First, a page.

genealogy that is, I don’t know,
seven pages long, and I can’t figure out if the
money they just gave me, if I can use it for what I
said I’m going to do. Every group seems to have
new rules coming out because of what’s going on. But what we haven’t seen and
what I haven’t heard much of today is actionable
legal ramifications. Like what needs to happen is
the lawyers need to fire up. There have to be lawsuits. People have to be able to show they’ve been damaged
by these things. And then we’ll have some
meaningful discussions. But as it is now, every shop
seems to make up their own. I write my own consent forms. I’m at Boise State University. How many forms does my IRB see? How aware are they? They’re professors like
me on that committee. But what I found is basically
like with the Vanderbilt story and I haven’t followed up
with them in several years. When I asked how many
would you have gotten. They got 100,000 biobanking
samples at the time I talked to them. How many would you have
gotten if it was opt-in? And she said 50,000. She had a number, which means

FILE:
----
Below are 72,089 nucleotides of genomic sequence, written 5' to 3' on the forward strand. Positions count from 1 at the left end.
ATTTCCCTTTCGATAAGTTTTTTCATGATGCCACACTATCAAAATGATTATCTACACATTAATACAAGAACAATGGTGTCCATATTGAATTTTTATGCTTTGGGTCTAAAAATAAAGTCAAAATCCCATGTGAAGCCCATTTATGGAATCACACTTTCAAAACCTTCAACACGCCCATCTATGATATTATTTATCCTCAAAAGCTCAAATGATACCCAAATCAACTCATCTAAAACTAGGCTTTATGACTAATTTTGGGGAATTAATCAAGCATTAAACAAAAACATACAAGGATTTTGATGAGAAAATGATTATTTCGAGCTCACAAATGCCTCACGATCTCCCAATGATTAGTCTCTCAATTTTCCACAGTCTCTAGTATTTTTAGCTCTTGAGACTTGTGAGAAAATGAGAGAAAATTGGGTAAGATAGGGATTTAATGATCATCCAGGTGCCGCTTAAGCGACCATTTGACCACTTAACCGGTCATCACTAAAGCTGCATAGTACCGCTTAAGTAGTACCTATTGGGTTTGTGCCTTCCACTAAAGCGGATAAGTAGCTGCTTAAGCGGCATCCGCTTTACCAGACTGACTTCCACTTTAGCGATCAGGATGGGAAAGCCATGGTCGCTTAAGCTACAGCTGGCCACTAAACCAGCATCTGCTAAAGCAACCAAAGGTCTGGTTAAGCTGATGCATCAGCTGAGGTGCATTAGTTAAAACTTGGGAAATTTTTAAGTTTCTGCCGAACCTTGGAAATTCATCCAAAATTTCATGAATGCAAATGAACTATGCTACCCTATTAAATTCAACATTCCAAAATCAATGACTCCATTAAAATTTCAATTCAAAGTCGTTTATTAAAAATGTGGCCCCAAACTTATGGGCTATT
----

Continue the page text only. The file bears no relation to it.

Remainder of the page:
they did some research. And so what it seems to me
is if I’m bringing grandma to the hospital because
she broke her finger and I’m saying, Grandma, do you want to give your
DNA, it’s just like when the retirement person
comes around to me and says you got to put your
money in somewhere in this 401. And all they’re trying
to determine is how risk averse am I. If I’m someone who throws
caution to the wind and is all for giving
humanity my DNA, that might be a green,
right, on a form. And there might be a yellow
and there might be a red because really what we need
to determine from patients is what is their risk aversion in
a very simple calculation. We don’t have to explain
to them what they’re doing. But if somebody is like, I don’t
care what you do with my DNA, they could check off the
form that says give my DNA. But that’s really what, to me,
the clinicians need to determine in my experience